It should be noted that although Jacob leaves his Uncle Laban’s home and employ at the conclusion of Chapter 32 of the book of Genesis, he wanders all over the Land of Canaan until the end of Chapter 35, when he finally decides to return to his father’s house. I would submit that Jacob was waiting for the peace which comes from his being accepted by his father, the peace which comes from a loving relationship between father and son. Without this sense of parental acceptance, no child can truly feel whole. And you will remember that Jacob is haunted by his having deceived his blind father by posing as his brother Esau and thereby his having received his father’s blessing under false pretenses!
Unless he feels that his father has forgiven him for the deception which haunts him throughout his life, he knows that he will never be able to ‘return to my father’s house in peace.’
Thus, we can read the series of events that begins with Jacob’s departure from Laban at the end of Chapter 32 and his reunion with his father three chapters later as a crucial process in Jacob’s development vis-a-vis his paternal relationship.
It begins with a confrontation between the brothers in which Jacob bends over backwards to appear subservient to Esau, repeatedly calling him ‘my master’; plying him with gifts, urging him to ‘take, I pray, my blessing’ – all to the end of returning the fruits of the deception to the rightful biological first-born.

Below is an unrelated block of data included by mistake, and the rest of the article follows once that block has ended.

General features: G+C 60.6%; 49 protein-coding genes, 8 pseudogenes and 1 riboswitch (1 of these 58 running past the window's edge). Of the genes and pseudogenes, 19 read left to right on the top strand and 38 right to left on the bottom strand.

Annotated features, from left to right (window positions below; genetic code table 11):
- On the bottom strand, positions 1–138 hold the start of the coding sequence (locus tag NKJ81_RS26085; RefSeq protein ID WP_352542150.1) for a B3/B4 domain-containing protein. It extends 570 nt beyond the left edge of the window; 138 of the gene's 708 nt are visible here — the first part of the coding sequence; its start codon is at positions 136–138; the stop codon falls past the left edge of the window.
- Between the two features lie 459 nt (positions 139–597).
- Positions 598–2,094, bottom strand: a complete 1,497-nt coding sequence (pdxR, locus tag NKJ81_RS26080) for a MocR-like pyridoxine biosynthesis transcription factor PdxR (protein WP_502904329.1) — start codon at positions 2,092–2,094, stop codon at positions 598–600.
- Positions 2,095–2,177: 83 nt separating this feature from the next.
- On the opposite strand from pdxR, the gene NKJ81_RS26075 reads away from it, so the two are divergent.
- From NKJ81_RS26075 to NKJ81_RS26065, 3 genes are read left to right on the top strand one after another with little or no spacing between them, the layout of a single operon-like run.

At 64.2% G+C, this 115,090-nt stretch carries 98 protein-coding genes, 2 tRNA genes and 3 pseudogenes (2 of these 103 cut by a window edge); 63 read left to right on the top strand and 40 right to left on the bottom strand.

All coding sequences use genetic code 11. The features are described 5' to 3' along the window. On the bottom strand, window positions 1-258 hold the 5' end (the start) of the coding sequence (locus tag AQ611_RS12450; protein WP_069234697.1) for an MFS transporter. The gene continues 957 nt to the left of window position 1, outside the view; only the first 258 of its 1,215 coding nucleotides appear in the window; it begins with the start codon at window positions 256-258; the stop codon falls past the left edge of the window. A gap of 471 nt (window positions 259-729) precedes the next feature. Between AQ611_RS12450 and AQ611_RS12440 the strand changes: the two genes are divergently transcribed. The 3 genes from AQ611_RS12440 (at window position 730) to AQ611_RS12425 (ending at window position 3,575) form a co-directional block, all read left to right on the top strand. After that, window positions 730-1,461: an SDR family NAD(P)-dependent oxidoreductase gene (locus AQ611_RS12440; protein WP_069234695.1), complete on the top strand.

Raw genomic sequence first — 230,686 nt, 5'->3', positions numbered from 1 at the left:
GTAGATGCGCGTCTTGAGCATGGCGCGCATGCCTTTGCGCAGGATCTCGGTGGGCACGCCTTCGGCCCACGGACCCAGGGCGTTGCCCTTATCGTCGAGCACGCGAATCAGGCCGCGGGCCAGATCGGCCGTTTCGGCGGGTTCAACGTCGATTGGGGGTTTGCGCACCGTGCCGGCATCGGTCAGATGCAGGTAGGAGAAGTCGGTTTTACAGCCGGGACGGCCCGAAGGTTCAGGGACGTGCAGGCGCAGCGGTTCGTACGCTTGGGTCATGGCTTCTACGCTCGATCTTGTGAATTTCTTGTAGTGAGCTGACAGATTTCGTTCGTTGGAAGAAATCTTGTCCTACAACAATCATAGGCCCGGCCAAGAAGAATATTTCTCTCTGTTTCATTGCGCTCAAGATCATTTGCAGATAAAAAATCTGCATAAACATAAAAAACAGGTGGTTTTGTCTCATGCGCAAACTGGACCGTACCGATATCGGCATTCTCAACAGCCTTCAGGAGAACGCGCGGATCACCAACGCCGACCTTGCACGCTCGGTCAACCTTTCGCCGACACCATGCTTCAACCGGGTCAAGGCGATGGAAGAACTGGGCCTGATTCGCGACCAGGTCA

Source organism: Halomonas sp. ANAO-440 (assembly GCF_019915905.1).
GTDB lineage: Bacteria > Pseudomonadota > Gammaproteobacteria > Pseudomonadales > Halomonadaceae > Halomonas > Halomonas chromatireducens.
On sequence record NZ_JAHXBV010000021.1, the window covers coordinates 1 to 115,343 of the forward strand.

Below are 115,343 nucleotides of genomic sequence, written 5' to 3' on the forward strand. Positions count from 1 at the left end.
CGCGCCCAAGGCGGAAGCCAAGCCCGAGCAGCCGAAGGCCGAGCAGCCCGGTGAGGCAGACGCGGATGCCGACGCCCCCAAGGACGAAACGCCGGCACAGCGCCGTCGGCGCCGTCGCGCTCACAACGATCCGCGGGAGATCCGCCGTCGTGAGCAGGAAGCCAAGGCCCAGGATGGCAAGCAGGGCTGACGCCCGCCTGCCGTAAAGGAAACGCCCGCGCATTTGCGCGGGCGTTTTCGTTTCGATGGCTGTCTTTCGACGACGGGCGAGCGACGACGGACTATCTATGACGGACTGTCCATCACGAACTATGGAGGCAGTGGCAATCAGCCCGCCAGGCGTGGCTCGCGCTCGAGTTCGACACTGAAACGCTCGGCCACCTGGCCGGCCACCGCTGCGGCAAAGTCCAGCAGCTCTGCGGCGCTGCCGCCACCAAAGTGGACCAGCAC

Then we encounter the worst betrayal of all, the terrible act of Reuven having usurped, or interfered with, the sleeping arrangements of his father. Whether we understand the words literally, that Reuven actually had relations with his father’s concubine, Bilha, or whether we follow the interpretation of the Midrash, that Reuven merely moved his father’s bed from Bilha’s tent to the tent of his mother, Leah, after the death of Rachel, his action was a son’s flagrant invasion of the personal, private life of his father.
We now find one of the most striking passages in the Torah – not because of what it says but because of what it does not say. The literal reading of the biblical text records that Reuven went and slept with Bilha, his father’s concubine. ‘And Israel heard about it… (vayishma Yisrael)’ (Genesis 35:22). Not only does the biblical sentence end here, but what follows in the parchment scroll is a complete break in the Torah writing. It is not just a gap of white space that continues on the same line, but it is rather a gap which continues until the next line, an open parchment space which generally signals a wordlessness which is fraught with deep emotion.